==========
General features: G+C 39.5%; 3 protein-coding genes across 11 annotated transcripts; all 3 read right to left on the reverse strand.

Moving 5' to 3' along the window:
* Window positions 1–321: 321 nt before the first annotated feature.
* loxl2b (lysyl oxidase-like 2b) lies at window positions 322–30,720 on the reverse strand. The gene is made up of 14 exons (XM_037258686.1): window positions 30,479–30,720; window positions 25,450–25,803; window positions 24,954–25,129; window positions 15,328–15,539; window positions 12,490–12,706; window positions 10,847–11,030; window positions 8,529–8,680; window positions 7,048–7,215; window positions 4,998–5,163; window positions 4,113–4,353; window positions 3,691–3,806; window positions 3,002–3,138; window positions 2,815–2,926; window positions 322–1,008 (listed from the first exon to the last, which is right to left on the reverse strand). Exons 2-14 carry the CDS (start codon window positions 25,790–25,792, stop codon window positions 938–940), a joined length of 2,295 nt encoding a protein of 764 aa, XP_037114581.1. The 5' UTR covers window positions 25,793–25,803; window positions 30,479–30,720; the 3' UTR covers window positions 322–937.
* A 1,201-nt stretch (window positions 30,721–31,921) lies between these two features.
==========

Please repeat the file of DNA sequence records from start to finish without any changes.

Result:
General features: G+C 39.5%; 3 protein-coding genes across 11 annotated transcripts; all 3 read right to left on the reverse strand.

Moving 5' to 3' along the window:
* Window positions 1–321: 321 nt before the first annotated feature.
* loxl2b (lysyl oxidase-like 2b) lies at window positions 322–30,720 on the reverse strand. The gene is made up of 14 exons (XM_037258686.1): window positions 30,479–30,720; window positions 25,450–25,803; window positions 24,954–25,129; window positions 15,328–15,539; window positions 12,490–12,706; window positions 10,847–11,030; window positions 8,529–8,680; window positions 7,048–7,215; window positions 4,998–5,163; window positions 4,113–4,353; window positions 3,691–3,806; window positions 3,002–3,138; window positions 2,815–2,926; window positions 322–1,008 (listed from the first exon to the last, which is right to left on the reverse strand). Exons 2-14 carry the CDS (start codon window positions 25,790–25,792, stop codon window positions 938–940), a joined length of 2,295 nt encoding a protein of 764 aa, XP_037114581.1. The 5' UTR covers window positions 25,793–25,803; window positions 30,479–30,720; the 3' UTR covers window positions 322–937.
* A 1,201-nt stretch (window positions 30,721–31,921) lies between these two features.